Overall, it’s still unclear exactly how dietary fiber impacts weight (20).

In some cases, it appears that levels of various types of bacteria in your gut may be involved, while, in other cases, other metabolic factors may have a bearing as well (18, 19, 20, 21).

For some people, eating fiber leads to increased fullness and thus reduced calorie intake, but it may also play a role in how much energy their body burns throughout the day (19).

More studies are needed to fully understand the link between fiber and weight loss.

Nevertheless, eating bulgur alongside other fiber-rich foods as part of a balanced diet may support a moderate weight and optimal health (22).


Bulgur may have positive effects on heart health, weight loss, blood sugar control, and digestive health. Many of its health benefits are attributed to its fiber and plant compounds.

Although bulgur is safe for most people, it might not be the best choice for everyone.

Because bulgur is a wheat product, people with a wheat allergy or gluten-related disorder should avoid it. Instead, they can eat any number of other nutritious gluten-free grains (23).

Some people with chronic intestinal disorders, such as inflammatory bowel disease (IBD) or irritable bowel syndrome (IBS), may not tolerate bulgur due to its insoluble fiber content (24, 25, 26).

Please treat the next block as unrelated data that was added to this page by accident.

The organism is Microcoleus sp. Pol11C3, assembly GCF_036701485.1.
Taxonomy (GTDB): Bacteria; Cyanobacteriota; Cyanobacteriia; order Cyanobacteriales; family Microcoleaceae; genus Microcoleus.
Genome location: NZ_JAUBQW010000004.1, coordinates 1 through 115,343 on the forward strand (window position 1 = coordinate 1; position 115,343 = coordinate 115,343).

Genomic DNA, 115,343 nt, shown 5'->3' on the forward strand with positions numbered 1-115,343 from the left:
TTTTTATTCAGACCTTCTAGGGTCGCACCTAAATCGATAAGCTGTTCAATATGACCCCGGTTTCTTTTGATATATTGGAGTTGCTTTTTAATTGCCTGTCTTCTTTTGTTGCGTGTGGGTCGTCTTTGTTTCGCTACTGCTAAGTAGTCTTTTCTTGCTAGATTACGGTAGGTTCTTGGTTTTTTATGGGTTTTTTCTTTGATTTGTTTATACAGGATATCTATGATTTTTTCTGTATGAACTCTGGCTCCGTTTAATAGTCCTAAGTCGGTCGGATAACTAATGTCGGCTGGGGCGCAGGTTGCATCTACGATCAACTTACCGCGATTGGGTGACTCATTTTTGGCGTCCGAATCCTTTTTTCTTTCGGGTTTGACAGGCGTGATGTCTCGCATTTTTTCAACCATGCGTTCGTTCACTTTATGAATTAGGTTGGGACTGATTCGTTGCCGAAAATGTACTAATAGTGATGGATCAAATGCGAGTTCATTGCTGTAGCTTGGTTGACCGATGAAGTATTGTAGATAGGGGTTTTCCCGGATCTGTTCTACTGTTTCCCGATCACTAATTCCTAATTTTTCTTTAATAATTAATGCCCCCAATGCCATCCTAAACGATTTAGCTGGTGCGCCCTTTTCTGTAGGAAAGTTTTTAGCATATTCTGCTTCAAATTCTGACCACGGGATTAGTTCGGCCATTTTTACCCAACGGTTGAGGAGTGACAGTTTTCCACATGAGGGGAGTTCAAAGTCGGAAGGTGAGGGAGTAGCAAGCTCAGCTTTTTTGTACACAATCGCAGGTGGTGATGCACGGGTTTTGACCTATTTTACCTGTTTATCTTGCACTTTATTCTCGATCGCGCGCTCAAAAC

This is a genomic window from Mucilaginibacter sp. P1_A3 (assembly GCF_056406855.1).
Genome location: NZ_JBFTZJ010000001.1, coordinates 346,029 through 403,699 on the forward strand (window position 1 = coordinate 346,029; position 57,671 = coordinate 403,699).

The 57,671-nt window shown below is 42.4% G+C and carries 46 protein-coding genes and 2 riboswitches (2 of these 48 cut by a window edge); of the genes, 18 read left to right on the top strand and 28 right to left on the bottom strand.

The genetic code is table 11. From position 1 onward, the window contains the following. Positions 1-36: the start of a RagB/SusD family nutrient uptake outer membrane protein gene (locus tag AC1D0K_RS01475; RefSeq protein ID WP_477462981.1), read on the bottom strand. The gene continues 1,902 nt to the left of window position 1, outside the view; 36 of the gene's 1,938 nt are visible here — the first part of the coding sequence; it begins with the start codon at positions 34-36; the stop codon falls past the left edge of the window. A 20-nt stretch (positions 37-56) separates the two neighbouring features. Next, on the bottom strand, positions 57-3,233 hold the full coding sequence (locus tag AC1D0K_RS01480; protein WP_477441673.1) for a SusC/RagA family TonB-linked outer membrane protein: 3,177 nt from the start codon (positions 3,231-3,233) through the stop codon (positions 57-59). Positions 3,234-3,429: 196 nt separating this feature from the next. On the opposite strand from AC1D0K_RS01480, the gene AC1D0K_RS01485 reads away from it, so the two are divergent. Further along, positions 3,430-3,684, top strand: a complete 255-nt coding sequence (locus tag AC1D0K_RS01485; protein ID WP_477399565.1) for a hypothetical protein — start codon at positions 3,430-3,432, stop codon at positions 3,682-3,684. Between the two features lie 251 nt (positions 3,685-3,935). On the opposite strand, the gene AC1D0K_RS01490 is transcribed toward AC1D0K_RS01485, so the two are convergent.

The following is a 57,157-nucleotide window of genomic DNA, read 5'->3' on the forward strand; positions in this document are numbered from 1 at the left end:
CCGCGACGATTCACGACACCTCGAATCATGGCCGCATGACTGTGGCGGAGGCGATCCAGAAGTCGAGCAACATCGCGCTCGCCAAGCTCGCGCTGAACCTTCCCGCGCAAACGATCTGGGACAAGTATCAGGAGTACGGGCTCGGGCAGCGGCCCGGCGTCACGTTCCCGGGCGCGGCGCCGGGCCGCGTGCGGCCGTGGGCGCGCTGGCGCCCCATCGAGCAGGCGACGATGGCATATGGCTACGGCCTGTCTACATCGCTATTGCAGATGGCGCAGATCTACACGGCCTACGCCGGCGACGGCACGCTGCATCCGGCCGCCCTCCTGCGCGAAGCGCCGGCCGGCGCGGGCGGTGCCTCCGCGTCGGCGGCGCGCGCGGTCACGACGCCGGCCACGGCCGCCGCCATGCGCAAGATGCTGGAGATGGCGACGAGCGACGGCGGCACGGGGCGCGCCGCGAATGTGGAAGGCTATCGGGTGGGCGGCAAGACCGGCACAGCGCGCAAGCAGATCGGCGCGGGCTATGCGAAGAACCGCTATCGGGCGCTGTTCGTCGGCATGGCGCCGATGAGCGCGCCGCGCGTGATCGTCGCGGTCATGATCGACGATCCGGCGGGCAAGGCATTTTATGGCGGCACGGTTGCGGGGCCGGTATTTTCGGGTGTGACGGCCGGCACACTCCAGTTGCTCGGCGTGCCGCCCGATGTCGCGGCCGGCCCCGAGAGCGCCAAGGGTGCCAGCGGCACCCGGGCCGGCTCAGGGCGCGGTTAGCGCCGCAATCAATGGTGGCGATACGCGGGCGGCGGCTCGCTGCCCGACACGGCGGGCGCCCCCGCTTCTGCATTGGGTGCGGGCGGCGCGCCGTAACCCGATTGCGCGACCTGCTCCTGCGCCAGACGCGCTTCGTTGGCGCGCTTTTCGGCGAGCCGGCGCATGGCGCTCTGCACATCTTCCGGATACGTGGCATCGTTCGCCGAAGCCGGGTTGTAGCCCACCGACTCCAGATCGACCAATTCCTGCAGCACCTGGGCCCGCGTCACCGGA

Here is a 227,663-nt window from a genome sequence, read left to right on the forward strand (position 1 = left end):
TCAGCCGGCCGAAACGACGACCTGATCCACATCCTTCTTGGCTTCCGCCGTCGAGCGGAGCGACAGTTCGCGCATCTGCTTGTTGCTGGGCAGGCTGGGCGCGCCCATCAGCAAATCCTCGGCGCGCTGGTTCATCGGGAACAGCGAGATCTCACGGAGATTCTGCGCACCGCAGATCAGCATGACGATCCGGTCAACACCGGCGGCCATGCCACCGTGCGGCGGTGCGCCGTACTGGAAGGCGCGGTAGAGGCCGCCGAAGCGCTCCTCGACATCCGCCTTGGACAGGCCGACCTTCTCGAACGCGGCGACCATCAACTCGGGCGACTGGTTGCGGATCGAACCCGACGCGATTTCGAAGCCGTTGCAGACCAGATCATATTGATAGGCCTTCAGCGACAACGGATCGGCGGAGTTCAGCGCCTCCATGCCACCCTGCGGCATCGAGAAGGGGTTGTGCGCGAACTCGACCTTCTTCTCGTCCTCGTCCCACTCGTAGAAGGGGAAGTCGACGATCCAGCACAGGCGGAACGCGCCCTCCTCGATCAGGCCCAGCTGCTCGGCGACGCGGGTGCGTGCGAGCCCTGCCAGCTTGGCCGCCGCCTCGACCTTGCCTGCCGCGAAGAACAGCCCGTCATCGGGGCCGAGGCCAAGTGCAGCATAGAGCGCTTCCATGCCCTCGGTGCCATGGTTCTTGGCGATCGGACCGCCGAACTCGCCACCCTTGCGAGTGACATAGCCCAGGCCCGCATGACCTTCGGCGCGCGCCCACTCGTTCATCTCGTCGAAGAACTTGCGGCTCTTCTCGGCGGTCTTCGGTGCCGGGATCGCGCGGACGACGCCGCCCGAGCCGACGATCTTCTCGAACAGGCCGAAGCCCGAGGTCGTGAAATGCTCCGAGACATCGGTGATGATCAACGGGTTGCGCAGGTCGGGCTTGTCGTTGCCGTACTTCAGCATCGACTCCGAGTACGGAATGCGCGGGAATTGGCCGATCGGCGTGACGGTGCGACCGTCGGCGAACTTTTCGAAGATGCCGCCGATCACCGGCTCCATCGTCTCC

If you live with IBD or IBS and are unsure how you’ll react to it, start with a small amount to see how your body responds.

Similarly, if you’re experiencing any acute digestive symptoms because of infection or illness, it’s best to wait until your symptoms improve before introducing high fiber foods (25).

Lastly, if you’re eating a lot of fiber and you notice poor tolerance of high fiber foods, it may help to cut back and introduce these foods slowly, in smaller quantities, until your tolerance improves. You can also try drinking more water to help digest the fiber.


Some people, such as those with gluten allergies, shouldn’t eat bulgur. Others who experience poor tolerance and adverse digestive effects from bulgur should avoid it or limit their intake.

Bulgur is a whole grain made from cracked wheat. It’s packed with vitamins, minerals, and fiber.

Fiber-rich foods like bulgur may reduce chronic disease risk, promote weight loss, and improve digestion and gut health.

Plus, bulgur is easy to cook and can be added to many dishes, including salads, stews, and breads. Try eating it as part of a balanced diet to ensure you’re getting all the nutrients your body needs.

Just one thing

Try this today: Even just one serving of bulgur has a good amount of lean protein, fiber, and micronutrients, like B vitamins and manganese. For a quick fix of this whole grain, add bulgur to your favorite soup or salad.